Project description:High-dose methotrexate based chemotherapy is the standard treatment for patients with newly diagnosed primary central nervous system lymphoma (PCNSL). The role of rituximab is controversial because of its large size, which limits its penetration of the blood-brain barrier. In this study, we investigated the efficacy and tolerability of adding rituximab to methotrexate-cytarabine-dexamethasone combination therapy (RMAD regimen).The patients treated with RMAD had a complete remission rate of 66.7% after induction chemotherapy; this rate was only 33.3% in patients treated with MAD alone (p = .011). The most common grade 1-3 adverse events were similar and included hematologic toxicity, increased aminotransferase levels, and gastrointestinal reactions. Multivariate analysis revealed that rituximab treatment was associated with longer progression-free survival (PFS, p = .005) but not overall survival (OS). Additionally, we observed that elevated serum lactate dehydrogenase was associated with shorter OS and PFS.We retrospectively analyzed 60 immunocompetent patients with newly diagnosed PCNSL at Beijing Tiantan Hospital, Capital Medical University from January 2010 to June 2016. Twenty-four patients received 3-6 courses of 3.5 g/m2 methotrexate on day 1; 0.5-1 g/m2 cytarabine on day 2; and 5-10 mg dexamethasone on days 1, 2 and 3. Thirty-six patients received the same combination plus rituximab 375 mg/m2 on day 0. All patients repeated the treatment every 3 weeks.High-dose methotrexate based chemotherapy with rituximab yields a higher complete remission rate and does not increase serious toxicities. PFS benefits from the addition of rituximab. OS has an increasing trend in patients treated with rituximab without statistical significance.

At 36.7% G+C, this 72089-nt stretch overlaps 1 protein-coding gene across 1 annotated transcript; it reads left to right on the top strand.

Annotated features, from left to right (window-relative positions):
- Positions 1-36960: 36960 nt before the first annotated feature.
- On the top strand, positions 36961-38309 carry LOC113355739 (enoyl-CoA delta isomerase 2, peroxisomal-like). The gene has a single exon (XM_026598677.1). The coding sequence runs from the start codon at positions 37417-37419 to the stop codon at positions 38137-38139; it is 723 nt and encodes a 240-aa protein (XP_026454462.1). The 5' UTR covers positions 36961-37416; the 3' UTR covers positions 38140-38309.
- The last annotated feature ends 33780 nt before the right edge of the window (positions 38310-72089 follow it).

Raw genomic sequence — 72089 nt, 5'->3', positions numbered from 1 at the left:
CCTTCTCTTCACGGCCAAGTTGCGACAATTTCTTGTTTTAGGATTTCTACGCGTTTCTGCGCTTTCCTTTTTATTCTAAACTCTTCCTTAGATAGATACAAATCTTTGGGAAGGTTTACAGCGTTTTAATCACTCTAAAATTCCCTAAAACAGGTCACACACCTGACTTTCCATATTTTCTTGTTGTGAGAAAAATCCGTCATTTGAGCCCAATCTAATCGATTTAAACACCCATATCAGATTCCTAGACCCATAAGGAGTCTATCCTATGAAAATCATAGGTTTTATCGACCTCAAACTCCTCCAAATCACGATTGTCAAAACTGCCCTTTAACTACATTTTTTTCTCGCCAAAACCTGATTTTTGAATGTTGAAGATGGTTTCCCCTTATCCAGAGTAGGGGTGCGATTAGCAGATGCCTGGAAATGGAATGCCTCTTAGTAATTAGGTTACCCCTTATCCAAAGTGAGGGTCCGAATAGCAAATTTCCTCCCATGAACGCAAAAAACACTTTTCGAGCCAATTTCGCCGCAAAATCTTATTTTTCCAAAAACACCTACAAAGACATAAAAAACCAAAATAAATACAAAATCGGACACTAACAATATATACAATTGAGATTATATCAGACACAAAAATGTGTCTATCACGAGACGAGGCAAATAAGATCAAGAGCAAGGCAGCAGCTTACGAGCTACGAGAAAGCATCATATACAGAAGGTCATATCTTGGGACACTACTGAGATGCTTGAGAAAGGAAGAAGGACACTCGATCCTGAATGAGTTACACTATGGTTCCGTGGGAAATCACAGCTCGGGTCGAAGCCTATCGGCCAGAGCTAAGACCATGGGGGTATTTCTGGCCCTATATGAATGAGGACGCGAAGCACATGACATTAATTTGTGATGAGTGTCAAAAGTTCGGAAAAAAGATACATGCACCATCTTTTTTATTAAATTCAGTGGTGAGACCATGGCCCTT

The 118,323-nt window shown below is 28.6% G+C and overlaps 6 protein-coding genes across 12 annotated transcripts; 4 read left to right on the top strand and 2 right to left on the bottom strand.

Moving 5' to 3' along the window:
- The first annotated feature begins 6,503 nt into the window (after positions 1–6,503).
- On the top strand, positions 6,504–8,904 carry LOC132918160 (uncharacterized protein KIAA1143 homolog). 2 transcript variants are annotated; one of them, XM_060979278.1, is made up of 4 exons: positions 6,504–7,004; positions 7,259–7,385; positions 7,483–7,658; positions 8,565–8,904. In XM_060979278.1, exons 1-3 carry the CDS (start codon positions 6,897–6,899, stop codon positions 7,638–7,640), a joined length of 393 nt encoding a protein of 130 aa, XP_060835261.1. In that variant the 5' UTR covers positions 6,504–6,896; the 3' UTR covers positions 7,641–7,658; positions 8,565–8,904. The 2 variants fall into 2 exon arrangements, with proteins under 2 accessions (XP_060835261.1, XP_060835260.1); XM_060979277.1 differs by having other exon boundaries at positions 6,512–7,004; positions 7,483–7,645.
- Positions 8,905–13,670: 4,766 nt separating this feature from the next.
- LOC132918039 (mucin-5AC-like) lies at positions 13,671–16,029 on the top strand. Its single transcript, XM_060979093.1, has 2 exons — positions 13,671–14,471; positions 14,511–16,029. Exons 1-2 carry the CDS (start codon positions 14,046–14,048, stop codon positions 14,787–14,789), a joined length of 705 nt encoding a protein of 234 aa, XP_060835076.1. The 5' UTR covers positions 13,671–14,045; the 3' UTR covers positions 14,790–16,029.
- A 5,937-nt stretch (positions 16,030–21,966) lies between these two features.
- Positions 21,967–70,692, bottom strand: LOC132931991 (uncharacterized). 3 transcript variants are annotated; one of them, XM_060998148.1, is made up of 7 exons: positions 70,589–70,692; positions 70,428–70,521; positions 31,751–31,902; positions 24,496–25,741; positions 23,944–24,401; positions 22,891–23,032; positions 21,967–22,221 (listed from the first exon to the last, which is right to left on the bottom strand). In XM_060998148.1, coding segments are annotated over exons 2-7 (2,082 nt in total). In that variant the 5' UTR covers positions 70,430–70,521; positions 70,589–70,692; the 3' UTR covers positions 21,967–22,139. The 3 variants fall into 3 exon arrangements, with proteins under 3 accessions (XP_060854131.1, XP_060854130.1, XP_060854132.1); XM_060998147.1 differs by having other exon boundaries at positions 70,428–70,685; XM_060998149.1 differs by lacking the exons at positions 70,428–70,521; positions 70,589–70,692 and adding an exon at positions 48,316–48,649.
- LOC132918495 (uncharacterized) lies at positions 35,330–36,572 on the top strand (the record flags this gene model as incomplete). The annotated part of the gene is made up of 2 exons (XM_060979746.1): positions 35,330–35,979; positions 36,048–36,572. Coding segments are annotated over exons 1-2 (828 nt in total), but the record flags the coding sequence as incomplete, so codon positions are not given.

Project description:Glucocorticoids are used in the curative treatment of acute lymphoblastic leukemia (ALL). Resistance to glucocorticoids is an important adverse prognostic factor in newly diagnosed ALL patients but its mechanism is unknown. Because SWI/SNF complex-mediated chromatin remodeling is required for glucocorticoid transcriptional activity in vitro, we investigated whether expression of subunits of the SWI/SNF complex was related to glucocorticoid resistance in ALL.Gene expression and in vitro sensitivity to prednisolone and dexamethasone were assessed in a training set of primary ALL cells from 177 children with newly diagnosed ALL and a validation set of cells from an independent cohort of 95 ALL patients. The global test method was used to select pathways whose genes were associated with drug sensitivity. Genes involved in chromatin remodeling were identified by use of the Gene Ontology database. Short hairpin RNA (shRNA) was used to knock down mRNA expression of SMARCA4 in glucocorticoid-sensitive Jurkat human ALL cells. Spearman rank correlation, multiple linear regression, and logistic regression were used to investigate associations between gene expression and glucocorticoid sensitivity. All statistical tests were two-sided.Statistically significant associations between decreased expression in ALL cells of genes for core subunits of the SWI/SNF complex-SMARCA4, ARID1A, and SMARCB1-and resistance to prednisolone and dexamethasone were identified in the training cohort. In the validation cohort, expression of SMARCA4 (P < .001 and r = -0.43), ARID1A (P = .016 and r = -0.29), and SMARCB1 (P = .019 and r = -0.29) in ALL cells was statistically significantly associated with dexamethasone sensitivity, and SMARCA4 expression (P = .018 and r = -0.28) was statistically significantly associated with prednisolone sensitivity. Prednisolone resistance was higher in SMARCA4 shRNA-transfected Jurkat cells (drug concentration lethal to 50% of the leukemia cells [LC(50)] = 277 microM) than in control shRNA-transfected cells (LC(50) = 174 microM, difference = 103 microM, 95% confidence interval of the difference = 100 to 106 microM; P < .001, t test).Decreased expression of as many as three subunits of the SWI/SNF complex appears to be associated with glucocorticoid resistance in primary ALL cells.